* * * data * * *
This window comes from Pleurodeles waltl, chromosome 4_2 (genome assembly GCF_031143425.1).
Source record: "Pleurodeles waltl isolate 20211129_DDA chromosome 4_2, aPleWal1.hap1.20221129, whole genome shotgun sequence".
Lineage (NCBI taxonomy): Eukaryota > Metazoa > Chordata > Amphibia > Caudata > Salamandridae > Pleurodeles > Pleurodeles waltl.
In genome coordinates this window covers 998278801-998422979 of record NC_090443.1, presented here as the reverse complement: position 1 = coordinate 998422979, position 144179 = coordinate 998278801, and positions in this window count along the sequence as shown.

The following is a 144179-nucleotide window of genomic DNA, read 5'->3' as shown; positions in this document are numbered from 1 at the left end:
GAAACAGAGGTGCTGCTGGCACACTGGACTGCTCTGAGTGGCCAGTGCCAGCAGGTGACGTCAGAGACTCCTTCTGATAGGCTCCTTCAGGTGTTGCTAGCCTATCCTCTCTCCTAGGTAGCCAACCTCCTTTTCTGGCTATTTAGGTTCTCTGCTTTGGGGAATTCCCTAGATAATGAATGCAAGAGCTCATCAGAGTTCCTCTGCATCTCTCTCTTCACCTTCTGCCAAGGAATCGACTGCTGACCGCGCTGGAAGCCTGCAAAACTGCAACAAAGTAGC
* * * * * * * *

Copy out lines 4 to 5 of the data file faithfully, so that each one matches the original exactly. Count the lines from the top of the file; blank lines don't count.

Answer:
In genome coordinates this window covers 998278801-998422979 of record NC_090443.1, presented here as the reverse complement: position 1 = coordinate 998422979, position 144179 = coordinate 998278801, and positions in this window count along the sequence as shown.

The following is a 144179-nucleotide window of genomic DNA, read 5'->3' as shown; positions in this document are numbered from 1 at the left end: